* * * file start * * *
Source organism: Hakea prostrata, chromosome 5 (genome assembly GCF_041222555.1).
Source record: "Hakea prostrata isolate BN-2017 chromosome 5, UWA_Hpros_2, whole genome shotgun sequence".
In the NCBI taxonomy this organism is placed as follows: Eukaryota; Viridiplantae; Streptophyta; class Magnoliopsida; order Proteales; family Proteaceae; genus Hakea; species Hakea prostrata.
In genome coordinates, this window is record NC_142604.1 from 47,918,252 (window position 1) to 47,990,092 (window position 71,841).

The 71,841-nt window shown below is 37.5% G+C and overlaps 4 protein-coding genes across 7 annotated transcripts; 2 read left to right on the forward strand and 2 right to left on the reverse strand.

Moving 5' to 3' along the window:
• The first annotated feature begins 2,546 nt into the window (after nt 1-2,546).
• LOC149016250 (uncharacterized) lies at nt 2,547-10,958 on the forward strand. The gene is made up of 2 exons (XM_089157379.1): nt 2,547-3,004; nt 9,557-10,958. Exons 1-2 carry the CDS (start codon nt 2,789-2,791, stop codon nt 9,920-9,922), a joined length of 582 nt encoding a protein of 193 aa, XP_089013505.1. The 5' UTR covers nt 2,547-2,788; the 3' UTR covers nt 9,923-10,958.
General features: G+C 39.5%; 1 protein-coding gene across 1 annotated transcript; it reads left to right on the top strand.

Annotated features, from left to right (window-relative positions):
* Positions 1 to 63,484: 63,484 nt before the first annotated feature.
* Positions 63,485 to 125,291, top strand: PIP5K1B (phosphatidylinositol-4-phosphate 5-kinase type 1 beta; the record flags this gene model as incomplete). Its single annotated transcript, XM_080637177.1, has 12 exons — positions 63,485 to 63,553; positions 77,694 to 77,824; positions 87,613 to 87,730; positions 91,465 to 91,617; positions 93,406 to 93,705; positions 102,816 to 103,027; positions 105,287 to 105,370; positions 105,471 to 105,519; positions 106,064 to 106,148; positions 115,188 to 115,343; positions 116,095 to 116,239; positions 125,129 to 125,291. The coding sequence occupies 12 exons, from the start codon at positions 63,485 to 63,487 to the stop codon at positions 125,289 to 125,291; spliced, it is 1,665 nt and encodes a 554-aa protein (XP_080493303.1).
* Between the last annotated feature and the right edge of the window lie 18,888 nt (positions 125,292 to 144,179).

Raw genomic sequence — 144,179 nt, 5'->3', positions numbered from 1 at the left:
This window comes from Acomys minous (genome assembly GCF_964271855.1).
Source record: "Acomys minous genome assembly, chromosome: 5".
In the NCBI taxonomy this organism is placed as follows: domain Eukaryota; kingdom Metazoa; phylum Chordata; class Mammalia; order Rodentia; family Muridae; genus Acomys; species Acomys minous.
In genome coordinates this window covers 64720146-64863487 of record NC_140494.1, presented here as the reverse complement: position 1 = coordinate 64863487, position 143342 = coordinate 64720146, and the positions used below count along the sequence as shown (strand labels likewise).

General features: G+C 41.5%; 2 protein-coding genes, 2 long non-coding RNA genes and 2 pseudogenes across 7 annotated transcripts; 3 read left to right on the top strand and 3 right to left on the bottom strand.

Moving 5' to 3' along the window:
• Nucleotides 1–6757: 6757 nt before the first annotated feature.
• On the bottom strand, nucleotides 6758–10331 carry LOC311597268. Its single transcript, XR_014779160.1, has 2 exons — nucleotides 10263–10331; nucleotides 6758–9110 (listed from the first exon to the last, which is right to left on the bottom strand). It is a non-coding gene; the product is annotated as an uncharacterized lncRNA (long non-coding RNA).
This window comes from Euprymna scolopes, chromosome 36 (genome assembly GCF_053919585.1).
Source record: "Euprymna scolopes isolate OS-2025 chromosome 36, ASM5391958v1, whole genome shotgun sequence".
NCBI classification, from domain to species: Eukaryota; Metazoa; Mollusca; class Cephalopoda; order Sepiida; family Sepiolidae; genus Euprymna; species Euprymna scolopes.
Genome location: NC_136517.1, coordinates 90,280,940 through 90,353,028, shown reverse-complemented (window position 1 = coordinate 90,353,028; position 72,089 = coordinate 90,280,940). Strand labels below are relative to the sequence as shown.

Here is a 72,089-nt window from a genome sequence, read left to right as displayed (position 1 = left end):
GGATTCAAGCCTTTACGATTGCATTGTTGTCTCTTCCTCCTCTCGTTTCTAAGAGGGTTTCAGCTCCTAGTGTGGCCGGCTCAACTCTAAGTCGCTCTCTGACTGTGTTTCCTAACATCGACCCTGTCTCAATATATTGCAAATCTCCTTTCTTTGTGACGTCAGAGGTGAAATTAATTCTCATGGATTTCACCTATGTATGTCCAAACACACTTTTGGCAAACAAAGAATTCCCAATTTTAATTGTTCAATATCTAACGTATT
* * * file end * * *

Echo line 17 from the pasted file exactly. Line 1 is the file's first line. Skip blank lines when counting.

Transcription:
In the NCBI taxonomy this organism is placed as follows: domain Eukaryota; kingdom Metazoa; phylum Chordata; class Mammalia; order Rodentia; family Muridae; genus Acomys; species Acomys minous.